Types of Anti – competitive Agreements: Horizontal, Vertical and AAEC

Horizontal Agreements

Horizontal agreements are done between businesses that are on the same level of the production chain. These agreements are usually done among the large scale businesses in the market that would, under normal circumstances, compete with each other. However, they come to an agreement as to fixing a minimum price for the products, or to limit production to artificially drive up prices, or share the relevant market among themselves, etc. In this way, they can ensure that the customers are effectively deprived from the options that they would usually have, and the companies can continue to benefit from their lack of options. Horizontal agreements are provided for under Section 3(3) of the Competition Act, 2002, and the description specifically includes cartels

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The horizontal agreements between enterprises can be described as cartels. As per the definition of cartel, as provided under Section 2(c) of the Act, cartel includes “an association of producers, sellers, distributors, traders or service providers who, by agreement amongst themselves, limit, control or attempt to control the production, distribution, sale or price of, or, trade in goods or provision of services”. Even though the word cartel may instantly remind us of the infamous drug cartels of Spain and Mexico, any kind of horizontal agreement can be described as a cartel as long as they take part in certain anti – competitive practices, by deciding not to compete on price, product, or customers. Government departments may also be a part of such cartels.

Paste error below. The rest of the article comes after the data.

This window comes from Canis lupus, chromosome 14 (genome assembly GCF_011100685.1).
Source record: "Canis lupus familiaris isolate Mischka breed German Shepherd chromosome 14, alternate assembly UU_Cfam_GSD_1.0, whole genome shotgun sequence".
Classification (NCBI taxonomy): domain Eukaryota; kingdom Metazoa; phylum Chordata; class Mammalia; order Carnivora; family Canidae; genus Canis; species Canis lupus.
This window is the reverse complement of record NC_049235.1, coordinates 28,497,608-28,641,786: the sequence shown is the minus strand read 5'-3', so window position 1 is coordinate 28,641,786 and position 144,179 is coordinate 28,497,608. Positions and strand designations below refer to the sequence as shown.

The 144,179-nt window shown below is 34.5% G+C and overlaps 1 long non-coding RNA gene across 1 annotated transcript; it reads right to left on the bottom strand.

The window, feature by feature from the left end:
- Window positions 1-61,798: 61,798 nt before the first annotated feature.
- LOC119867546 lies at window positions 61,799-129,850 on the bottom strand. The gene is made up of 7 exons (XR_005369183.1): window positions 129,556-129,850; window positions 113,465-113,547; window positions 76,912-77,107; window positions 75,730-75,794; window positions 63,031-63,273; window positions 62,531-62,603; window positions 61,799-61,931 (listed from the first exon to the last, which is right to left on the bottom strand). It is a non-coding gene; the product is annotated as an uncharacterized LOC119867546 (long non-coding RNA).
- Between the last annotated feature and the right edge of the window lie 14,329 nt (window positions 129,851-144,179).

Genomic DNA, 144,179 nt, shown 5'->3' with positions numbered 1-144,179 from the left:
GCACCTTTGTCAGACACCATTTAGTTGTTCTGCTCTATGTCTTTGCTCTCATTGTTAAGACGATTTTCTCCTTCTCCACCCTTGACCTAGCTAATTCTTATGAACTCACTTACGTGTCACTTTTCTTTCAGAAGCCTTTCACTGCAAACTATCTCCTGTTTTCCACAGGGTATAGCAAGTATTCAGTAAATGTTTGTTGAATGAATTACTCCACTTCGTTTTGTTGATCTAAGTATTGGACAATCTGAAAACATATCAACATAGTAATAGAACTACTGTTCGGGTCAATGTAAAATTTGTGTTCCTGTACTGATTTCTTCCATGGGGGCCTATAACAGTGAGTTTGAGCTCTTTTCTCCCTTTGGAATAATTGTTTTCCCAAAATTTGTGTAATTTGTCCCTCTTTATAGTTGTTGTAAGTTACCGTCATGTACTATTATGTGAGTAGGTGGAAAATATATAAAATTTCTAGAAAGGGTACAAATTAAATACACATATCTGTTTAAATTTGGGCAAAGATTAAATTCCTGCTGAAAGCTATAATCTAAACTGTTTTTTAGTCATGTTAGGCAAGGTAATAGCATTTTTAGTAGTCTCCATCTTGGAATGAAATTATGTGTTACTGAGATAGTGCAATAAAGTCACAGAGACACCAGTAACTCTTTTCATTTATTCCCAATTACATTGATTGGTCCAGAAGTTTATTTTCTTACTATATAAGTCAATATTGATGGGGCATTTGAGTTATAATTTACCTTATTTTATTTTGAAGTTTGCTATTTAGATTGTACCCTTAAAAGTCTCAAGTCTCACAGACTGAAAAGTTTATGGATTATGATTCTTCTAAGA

The various types of horizontal agreements are:

  • Price Fixing: The horizontal agreements that are formulated to directly or indirectly determine the purchase or sale prices, would be this type of agreements. As the intention of competition is to provide the customers with the lowest possible price, this is a harmful anti – competitive practice.
  • Controlling: Another type of horizontal agreement may seek to control the business in various ways, by controlling production, supply, markets, technology, investment, or provisions.
  • Sharing: Some horizontal agreements that are formed to share the market, or source of production, or provision of services by sharing amongst themselves the  geographical area of market, or by the type of goods and services that each would sell, or by fixing a maximum number of customers that each would have, it would come under this category.
  • Bid Rigging: This kind of agreement only comes into play for cases where the process of business involves bidding. By forming anti – competitive agreements, the bidders may reduce competition in the process, or manipulate the bidding process.

Vertical Agreements

Vertical agreements, as the name suggests, are done among the players that are at different levels of the production chain. However, you might be thinking that there are certain kinds of agreements that the different level players in the production chain might need – for example, there could be an agreement between a seller and a distributor that the distributor would supply the necessary goods in a timely manner, as per the seller’s requirements. This is why vertical agreements are not considered to be prima facie illegal, and whether they are distorting competition, is decided via the rule of reason

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The Competition Act, 2002, provides for vertical agreements and its different types under Section 3(4). It provides a comprehensive definition of the same, and “Any agreement amongst enterprises or persons at different stages or levels of the production chain in different markets, in respect of production, supply, distribution, storage, sale or price of, or trade in goods or provision of services” falls under its purview. As per the Act, the different types of vertical agreements are:

  • Tie in arrangement: Under this agreement, as we saw in the Adidas example in the previous module, the seller forces the customers to compulsorily buy another product, while buying a different product.
  • Exclusive supply agreement: This kind of agreement happens when the purchaser is restricted from acquiring goods that are not of the seller – as in, the seller becomes the sole supplier of the product for the concerned customer.
  • Exclusive distribution agreement: This is slightly different from the previous scenario, as under this, an agreement is made to sell or not to sell a product in a specific pre-determined area.